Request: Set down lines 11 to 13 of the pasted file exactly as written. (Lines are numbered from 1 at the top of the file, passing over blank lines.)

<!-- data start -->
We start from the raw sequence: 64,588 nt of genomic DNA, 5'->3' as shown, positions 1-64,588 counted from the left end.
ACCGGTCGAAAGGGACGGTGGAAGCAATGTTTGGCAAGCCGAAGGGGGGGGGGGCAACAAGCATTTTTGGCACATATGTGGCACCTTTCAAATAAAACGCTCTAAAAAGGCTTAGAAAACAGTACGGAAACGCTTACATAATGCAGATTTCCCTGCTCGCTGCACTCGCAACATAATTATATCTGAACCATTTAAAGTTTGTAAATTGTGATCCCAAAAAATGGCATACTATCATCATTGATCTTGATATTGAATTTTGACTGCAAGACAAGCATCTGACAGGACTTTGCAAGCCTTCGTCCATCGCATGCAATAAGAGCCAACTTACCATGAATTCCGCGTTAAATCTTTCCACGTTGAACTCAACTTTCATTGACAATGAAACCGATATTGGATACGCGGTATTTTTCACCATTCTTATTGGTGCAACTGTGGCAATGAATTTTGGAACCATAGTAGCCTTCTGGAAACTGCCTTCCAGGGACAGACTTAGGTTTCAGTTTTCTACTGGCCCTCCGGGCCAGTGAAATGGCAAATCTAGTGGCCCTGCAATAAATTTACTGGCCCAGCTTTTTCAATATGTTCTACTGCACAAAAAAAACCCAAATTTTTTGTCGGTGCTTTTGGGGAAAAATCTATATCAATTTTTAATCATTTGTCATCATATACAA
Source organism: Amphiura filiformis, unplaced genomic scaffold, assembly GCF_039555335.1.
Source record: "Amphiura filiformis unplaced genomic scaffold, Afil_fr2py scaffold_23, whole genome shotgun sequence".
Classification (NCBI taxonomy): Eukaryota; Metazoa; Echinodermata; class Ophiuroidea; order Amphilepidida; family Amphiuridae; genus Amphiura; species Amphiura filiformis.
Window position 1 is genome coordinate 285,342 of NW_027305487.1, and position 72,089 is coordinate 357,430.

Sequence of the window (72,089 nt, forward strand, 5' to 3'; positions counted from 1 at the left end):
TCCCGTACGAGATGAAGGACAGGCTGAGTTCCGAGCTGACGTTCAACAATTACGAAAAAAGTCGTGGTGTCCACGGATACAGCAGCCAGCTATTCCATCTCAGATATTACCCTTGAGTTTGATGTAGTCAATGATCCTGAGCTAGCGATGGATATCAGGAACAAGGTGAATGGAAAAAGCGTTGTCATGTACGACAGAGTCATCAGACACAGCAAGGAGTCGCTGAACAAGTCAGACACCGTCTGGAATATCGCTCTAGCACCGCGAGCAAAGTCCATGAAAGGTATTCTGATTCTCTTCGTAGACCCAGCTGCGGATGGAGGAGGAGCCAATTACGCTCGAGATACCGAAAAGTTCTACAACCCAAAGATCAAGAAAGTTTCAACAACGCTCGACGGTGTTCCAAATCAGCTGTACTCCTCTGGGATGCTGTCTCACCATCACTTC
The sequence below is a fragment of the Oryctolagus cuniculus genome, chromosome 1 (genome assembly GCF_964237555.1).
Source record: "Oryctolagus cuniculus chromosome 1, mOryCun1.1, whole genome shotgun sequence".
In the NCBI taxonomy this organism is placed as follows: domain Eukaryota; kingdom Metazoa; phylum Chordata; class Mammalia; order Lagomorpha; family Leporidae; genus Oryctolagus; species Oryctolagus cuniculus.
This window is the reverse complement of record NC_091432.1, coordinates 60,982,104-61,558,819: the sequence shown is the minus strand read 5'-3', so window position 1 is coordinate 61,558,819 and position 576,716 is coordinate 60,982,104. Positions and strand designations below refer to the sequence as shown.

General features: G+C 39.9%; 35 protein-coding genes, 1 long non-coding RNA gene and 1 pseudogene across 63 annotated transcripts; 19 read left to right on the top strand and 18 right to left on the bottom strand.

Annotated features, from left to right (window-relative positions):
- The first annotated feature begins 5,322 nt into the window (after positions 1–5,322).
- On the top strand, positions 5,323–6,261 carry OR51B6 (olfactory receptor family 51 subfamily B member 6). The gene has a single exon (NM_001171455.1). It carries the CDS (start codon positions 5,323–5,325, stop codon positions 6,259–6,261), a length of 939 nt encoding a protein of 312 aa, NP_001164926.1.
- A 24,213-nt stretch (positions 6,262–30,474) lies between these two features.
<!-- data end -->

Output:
In the NCBI taxonomy this organism is placed as follows: domain Eukaryota; kingdom Metazoa; phylum Chordata; class Mammalia; order Lagomorpha; family Leporidae; genus Oryctolagus; species Oryctolagus cuniculus.
This window is the reverse complement of record NC_091432.1, coordinates 60,982,104-61,558,819: the sequence shown is the minus strand read 5'-3', so window position 1 is coordinate 61,558,819 and position 576,716 is coordinate 60,982,104. Positions and strand designations below refer to the sequence as shown.

General features: G+C 39.9%; 35 protein-coding genes, 1 long non-coding RNA gene and 1 pseudogene across 63 annotated transcripts; 19 read left to right on the top strand and 18 right to left on the bottom strand.